This is an action under § 16(b) of the Securities and Exchange Act of 1934, 15 U.S.C. § 78p(b), 15 U.S.C.A. § 78p(b), to recover short swing profits.
Plaintiff is the beneficial owner of ten shares of the Class 'A' common stock of the corporate defendant Rokeach. The corporation, to which the recovery runs, was named as a nominal party defendant. Whether this procedural step is required because the corporation may be considered an indispensable party is unclear. See Loss, Securities Regulation 568 (Supp.1955).
The corporation now moves to be named as a party plaintiff.
Defendants object on the ground that if the corporation were now to commence a separate action, it would be barred by the two year statute of limitations incorporated in § 16(b) from pressing a portion of the claim urged by plaintiff herein. Defendants further urge that if the motion be granted, the statutory two years be counted back from the time the corporation becomes a plaintiff. This argument has no merit. The cause of action is the very same one commenced by plaintiff, to which the corporation has been a party from inception of the suit. In fact, the action is brought, according to § 16(b), 'in the name' of the corporation. To penalize the corporation for plaintiff's misnomer in the caption is to glorify form over substance. Moreover, if the corporation remains in its present procedural posture, recovery will be had based upon the date suit was commenced by plaintiff. It would be anomalous to hold that by permitting the corporation, which is already a party, to be realigned, a penalty is incurred vis a vis the statute of limitations.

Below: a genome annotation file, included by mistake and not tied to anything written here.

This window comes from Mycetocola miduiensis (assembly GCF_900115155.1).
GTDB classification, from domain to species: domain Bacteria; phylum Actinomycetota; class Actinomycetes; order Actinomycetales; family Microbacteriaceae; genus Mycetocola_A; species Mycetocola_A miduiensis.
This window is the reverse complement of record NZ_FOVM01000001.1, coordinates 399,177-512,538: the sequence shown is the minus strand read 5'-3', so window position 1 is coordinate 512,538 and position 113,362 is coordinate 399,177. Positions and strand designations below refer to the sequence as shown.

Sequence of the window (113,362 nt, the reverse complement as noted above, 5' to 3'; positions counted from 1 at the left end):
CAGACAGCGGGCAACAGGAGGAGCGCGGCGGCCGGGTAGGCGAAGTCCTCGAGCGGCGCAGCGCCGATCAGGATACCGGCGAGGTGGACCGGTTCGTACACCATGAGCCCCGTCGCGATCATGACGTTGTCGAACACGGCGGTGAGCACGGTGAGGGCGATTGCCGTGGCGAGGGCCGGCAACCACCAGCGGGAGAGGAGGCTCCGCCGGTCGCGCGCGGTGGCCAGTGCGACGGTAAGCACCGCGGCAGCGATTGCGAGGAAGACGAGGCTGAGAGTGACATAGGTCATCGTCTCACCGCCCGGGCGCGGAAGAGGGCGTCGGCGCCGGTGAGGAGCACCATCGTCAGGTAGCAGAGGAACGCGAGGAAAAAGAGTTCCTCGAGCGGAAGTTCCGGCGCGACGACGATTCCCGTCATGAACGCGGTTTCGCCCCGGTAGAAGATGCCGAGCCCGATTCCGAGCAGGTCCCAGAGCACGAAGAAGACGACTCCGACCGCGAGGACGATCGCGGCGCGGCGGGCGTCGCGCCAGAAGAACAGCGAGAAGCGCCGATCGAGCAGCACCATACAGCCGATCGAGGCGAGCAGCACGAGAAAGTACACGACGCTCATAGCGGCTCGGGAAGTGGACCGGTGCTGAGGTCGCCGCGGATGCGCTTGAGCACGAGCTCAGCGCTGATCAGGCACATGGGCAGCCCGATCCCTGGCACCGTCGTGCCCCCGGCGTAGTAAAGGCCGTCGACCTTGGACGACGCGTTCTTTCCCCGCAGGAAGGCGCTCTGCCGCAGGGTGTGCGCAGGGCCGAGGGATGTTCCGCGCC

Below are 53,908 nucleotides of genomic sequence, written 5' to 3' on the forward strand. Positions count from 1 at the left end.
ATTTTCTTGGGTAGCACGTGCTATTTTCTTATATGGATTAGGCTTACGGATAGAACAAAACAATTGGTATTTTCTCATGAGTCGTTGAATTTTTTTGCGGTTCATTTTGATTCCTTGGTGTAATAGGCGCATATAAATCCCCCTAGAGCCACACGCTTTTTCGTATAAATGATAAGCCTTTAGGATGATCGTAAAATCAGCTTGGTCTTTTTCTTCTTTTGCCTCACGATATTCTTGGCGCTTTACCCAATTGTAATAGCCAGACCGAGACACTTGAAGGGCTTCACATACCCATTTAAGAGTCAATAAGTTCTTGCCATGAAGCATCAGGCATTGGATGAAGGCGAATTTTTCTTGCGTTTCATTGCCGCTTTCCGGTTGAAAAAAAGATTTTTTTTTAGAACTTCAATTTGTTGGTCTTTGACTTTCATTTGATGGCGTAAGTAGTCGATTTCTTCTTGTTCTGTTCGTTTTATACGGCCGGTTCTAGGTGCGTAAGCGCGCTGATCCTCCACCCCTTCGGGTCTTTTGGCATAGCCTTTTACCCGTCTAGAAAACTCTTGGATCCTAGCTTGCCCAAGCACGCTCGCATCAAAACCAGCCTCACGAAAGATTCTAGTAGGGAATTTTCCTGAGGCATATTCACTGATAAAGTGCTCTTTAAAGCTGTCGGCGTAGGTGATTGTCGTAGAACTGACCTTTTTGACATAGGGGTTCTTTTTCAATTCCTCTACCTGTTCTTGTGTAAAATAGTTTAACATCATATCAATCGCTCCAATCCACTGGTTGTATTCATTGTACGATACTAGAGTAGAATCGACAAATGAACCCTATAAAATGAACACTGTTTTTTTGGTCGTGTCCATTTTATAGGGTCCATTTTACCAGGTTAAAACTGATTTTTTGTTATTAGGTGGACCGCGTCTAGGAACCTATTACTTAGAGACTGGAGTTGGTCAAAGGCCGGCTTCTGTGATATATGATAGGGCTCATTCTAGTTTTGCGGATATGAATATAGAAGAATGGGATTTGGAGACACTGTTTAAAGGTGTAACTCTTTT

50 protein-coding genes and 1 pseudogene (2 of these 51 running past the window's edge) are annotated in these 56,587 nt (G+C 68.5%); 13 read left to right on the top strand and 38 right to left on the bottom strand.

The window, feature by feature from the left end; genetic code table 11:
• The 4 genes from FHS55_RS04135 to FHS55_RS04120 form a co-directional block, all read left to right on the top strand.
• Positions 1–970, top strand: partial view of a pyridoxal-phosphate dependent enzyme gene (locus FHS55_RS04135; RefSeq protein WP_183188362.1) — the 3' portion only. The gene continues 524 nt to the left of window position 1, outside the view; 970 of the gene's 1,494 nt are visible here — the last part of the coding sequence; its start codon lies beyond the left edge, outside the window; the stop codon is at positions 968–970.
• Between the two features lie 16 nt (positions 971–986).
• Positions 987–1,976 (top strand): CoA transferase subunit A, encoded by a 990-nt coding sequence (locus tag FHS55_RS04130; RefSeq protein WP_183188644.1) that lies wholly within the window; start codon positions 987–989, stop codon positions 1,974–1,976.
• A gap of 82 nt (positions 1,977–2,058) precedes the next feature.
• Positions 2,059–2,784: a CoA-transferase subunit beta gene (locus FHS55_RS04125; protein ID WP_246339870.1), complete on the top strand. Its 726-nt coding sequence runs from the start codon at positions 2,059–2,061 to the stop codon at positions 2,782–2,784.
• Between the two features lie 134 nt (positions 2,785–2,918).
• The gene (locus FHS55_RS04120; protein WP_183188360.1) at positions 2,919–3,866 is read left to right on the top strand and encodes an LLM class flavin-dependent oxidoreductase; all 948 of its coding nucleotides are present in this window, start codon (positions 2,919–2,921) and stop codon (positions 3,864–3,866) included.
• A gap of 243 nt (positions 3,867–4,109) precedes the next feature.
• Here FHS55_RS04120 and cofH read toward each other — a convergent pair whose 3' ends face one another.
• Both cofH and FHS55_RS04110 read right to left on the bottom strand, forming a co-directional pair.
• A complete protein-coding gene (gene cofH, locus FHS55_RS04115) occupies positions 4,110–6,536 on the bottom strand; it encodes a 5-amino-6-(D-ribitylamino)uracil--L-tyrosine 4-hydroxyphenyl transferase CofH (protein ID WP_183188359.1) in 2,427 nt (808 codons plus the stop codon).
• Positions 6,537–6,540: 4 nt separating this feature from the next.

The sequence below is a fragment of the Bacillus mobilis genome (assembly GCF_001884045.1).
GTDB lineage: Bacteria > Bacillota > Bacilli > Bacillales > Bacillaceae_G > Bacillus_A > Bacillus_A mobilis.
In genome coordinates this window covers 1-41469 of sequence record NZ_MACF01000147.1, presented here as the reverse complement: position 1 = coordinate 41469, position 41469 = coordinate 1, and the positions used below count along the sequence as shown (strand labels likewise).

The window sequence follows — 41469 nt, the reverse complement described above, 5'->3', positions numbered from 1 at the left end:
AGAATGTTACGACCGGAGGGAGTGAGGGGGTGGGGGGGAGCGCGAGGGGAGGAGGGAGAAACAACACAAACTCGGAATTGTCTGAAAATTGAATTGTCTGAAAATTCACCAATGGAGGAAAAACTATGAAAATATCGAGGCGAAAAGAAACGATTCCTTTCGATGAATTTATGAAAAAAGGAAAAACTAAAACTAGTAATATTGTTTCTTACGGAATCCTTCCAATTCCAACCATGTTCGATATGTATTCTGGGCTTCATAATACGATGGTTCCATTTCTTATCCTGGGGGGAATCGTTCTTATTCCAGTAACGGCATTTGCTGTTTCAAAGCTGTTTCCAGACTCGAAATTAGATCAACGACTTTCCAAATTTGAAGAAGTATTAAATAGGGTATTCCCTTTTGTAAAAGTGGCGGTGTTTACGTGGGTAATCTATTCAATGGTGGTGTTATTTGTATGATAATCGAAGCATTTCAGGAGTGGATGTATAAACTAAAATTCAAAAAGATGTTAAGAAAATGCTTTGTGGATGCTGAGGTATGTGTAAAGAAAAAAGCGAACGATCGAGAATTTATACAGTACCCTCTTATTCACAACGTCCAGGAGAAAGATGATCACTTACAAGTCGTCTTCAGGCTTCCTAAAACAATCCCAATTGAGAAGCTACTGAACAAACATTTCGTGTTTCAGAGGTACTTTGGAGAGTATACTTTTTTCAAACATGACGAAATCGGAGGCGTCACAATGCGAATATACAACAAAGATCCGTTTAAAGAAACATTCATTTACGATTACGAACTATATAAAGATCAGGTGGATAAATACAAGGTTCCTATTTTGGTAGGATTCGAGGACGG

Section 16(b) provides two procedural methods for recovering short swing profits. If the disjunctive clause of § 16(b) is read as granting either the corporation or the security holder the right to sue to the exclusion of the other, then it may be argued that the corporation may not join in this complaint as a plaintiff. But such a narrow interpretation disregards the remedial purposes of the Act. It is clear from § 2 of the Act, 15 U.S.C. § 78b, 15 U.S.C.A. § 78b, and the decided cases that the Act was 'primarily intended as an instrument of a statutory policy of which the general public is the ultimate beneficiary. Congress did not intend procedural restrictions to hamper such policy.' Benisch v. Cameron, D.C.S.D.N.Y.1948, 81 F.Supp. 882, 884; see Smolowe v. Delendo Corp., 2 Cir., 136 F.2d 231, 235, certiorari denied, 1943, 320 U.S. 751, 64 S. Ct. 56, 88 L. Ed. 446. In furtherance of the policy of full disclosure and to guard against possible conflicting loyalties, courts have liberally permitted intervention by security holders. See Ferraiolo v. Newman, 6 Cir., 1958, 259 F.2d 342; Pellegrino v. Nesbit, 9 Cir., 1943, 203 F.2d 463, 37 A.L.R.2d 1296; Park & Tilford, Inc. v. Schulte, 2 Cir., 160 F.2d 984, certiorari denied, 1947, 332 U.S. 761, 68 S. Ct. 64, 92 L.Ed 347; Twentieth Century-Fox Film Corp. v. Jenkins, D.C.S.D.N.Y.1947, 7 F.R.D. 197.
To deny the corporation the right to take over vigorous prosecution of the action where it fears that the security holder who instituted suit is not diligent, would nullify the intent of the statute. Conflicting loyalties are not always limited to the corporation and its insiders. The public policies upon which the Act is based compel the broadest participation in the litigation by the corporation to whom the recovery will inure. Thus, in Gratz v. Claughton, 2 Cir., 187 F.2d 46, 48, certiorari denied, 1951, 341 U.S. 920, 71 S. Ct. 741, 95 L. Ed. 1353, the District Court granted the corporation's motion that it be dropped as a nominal defendant and made a party plaintiff.